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54

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It was still dark. We had said to each other that at six o’clock in the morning, the supervisors would still be asleep. We just had to go round by the kitchens to get to the little window at the end of the corridor that led to the common room. Tony had gone in front of me; he had climbed over the barrier and jumped down. I had followed him, trembling, and closed my eyes when I hit the bush that was to break our fall.
My brother Marco was there, as arranged. He was smoking a cigarette, leaning on the handlebars of his 103. He gave Tony his helmet and patted his shoulder solemnly, as if to wish him good luck. I unlocked my MBK, trying to make as little noise as possible. Marco came up to me and handed me the rucksack with the water and sandwiches he had made us. He said “be careful” and disappeared into the night.
We got on our bikes and set off. Tony had been working out the itinerary for the past ten days, in the darkness of our dormitory. First we had to drive round Paris; that was the most difficult part. But Tony was determined, and I would have followed him with my eyes closed.
The gray suburbs stretched interminably before us. There were already quite a few people about, people who had to go to work very early. That was what awaited us, Tony and me, after school. And even that was the best we could hope for, now that we were sure to get kicked out of school. We didn’t care, it was not important. If the worst came to the worst, we would go back to our barges and be fishermen like our parents. We would have to see.
We drove for a long time before dismal buildings and shopping malls gave way to countryside. It was cold and I still felt groggy with sleep. But deep down, I had that overwhelming sense of freedom, that heady sensation of the moment when you realize you are doing exactly what you must do, that you are on the right track. I knew Tony was feeling the same, maybe even more strongly than me. After all, it was he who had decided to go and find Amélie. I was only following. I would never have let him go alone.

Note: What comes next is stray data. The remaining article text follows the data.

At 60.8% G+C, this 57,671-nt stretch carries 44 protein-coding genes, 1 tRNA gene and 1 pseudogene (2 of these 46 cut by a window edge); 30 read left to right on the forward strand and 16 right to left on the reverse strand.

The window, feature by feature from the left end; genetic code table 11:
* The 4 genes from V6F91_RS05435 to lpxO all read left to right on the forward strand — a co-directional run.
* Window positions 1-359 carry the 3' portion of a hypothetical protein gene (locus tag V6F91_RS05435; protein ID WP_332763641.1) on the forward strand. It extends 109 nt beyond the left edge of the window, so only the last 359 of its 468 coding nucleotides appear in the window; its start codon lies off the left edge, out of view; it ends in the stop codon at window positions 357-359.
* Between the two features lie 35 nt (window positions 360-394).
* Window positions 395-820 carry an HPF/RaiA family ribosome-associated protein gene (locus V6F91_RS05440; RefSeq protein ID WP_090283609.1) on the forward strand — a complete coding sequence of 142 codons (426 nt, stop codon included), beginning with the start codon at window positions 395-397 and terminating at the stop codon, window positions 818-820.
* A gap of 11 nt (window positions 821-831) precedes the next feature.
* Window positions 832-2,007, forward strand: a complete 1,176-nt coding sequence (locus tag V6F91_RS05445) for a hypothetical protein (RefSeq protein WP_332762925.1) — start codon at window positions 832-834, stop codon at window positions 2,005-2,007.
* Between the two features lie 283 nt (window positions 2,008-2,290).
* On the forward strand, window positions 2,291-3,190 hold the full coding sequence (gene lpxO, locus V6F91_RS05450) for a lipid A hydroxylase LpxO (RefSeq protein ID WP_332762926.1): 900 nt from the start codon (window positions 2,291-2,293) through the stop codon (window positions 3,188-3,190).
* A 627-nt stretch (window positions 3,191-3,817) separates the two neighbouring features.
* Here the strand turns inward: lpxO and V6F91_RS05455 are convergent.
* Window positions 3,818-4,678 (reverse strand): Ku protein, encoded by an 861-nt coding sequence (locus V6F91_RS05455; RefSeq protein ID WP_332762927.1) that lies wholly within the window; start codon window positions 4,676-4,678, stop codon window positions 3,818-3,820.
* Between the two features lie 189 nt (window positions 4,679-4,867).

It was ten days since Amélie had stopped coming to the refectory. She had disappeared from one day to the next. We all knew her home life was complicated, but this was really worrying. And no-one told us anything, as if it was none of our business. Then her friend Séverine had finally let it out and the story had spread like a bad smell. Tony had hardly closed his eyes since then; he had spent all the following nights with his road map and his torch, scarcely hidden under his sheets,.
Now we were alone, on National Road 4. Isolated in our helmets, we could not speak to each other. We had only one idea in our heads: that every hour that went past and every mile we swallowed up brought us closer to Amélie.
At about two o’clock, we stopped somewhere near Vitry-le-François. I got the sandwichs out of the bag and Tony took off his helmet. He was dishevelled, his face red and moist. Had he been crying or was it because of the icy wind stinging our faces? I did not dare ask. We chomped on the white bread and warm pâté. We drank a mouthful of water, each in turn, straight from the bottle. And then we set off again.
It was beginning to get very hot. The road whizzing by made me feel sleepy. Plane trees, gate houses, mile markers. Signs at the entrance to villages we had never heard of, which we passed through as if flying. The hours stretched out as if this journey was never to come to an end.
In Baccarat we immediately found the inn where Marco had a friend from his military service days, Seb, who was waiting for us. It was at the end of an alley lined with closed stores, their windows glittering with small glass objects. Isabelle made us very welcome; she had made spaghetti in a cream sauce. All four of us ate in the big, empty dining-room. Seb made conversation; he told us about his memories of being in the army with Marco. Isabelle drank a little too much wine. They asked about our journey, and what we were looking for exactly. I don’t know why, but at that moment Tony opened up completely about Amélie. The fact that she never wanted to go home, back to the boat, at weekends. Her tears, in the girls’ dormitory, that Séverine had told us about. Her stepfather in the night, the whole disgusting story. The trial which would surely take place in a few months’ time. It was strange for me to hear Tony’s serious and slow voice, after all those hours of silence. Seb pushed back his plate. Isabelle cleared the table, averting her eyes. We spent the night in a room they could not use for guests because of a leak under the sink.
The next day, we set off before they woke, on an empty stomach. It was cold, and I had not slept well. The landscape became more and more hilly; now it was not far to the Vosges. We passed through villages with unpronounceable names and geraniums at the windows. The last hours of the journey seemed to go by ever more slowly. At last, the tower of Strasbourg cathedral decided to make its appearance. 
We followed the sign for Illkirch, where the barge belonging to Amélie’s aunt was moored somewhere on the canal. We drove along by the green water and the swans sliding peacefully over it. There was the barge, immobile among the weeping willows.
We parked the bikes and climbed down. Amélie was on deck, hanging white sheets to dry in the sun. We took off our helmets as she turned round. I tried to see Tony’s expression but he was looking straight at Amélie. And she, when she recognised him, she smiled that magnificent, heartrending smile. A great fissure that would finally let in the light.

Translated by Wendy Cross

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